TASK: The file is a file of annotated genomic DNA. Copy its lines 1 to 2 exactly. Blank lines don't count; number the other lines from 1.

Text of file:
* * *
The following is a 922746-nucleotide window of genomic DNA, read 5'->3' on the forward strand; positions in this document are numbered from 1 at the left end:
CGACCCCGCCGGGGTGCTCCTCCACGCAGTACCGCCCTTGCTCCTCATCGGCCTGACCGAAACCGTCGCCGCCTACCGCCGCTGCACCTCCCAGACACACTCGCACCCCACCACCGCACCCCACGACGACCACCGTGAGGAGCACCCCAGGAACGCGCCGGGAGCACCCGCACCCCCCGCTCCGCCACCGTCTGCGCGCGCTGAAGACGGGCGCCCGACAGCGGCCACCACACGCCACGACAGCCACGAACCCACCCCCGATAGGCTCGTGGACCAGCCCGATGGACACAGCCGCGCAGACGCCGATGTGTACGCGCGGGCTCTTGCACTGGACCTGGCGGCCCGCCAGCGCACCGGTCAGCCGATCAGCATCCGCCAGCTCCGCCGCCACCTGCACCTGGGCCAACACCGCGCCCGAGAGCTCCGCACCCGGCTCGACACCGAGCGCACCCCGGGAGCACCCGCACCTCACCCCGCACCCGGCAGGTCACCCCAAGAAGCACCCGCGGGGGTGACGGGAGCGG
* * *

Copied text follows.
The following is a 922746-nucleotide window of genomic DNA, read 5'->3' on the forward strand; positions in this document are numbered from 1 at the left end:
CGACCCCGCCGGGGTGCTCCTCCACGCAGTACCGCCCTTGCTCCTCATCGGCCTGACCGAAACCGTCGCCGCCTACCGCCGCTGCACCTCCCAGACACACTCGCACCCCACCACCGCACCCCACGACGACCACCGTGAGGAGCACCCCAGGAACGCGCCGGGAGCACCCGCACCCCCCGCTCCGCCACCGTCTGCGCGCGCTGAAGACGGGCGCCCGACAGCGGCCACCACACGCCACGACAGCCACGAACCCACCCCCGATAGGCTCGTGGACCAGCCCGATGGACACAGCCGCGCAGACGCCGATGTGTACGCGCGGGCTCTTGCACTGGACCTGGCGGCCCGCCAGCGCACCGGTCAGCCGATCAGCATCCGCCAGCTCCGCCGCCACCTGCACCTGGGCCAACACCGCGCCCGAGAGCTCCGCACCCGGCTCGACACCGAGCGCACCCCGGGAGCACCCGCACCTCACCCCGCACCCGGCAGGTCACCCCAAGAAGCACCCGCGGGGGTGACGGGAGCGG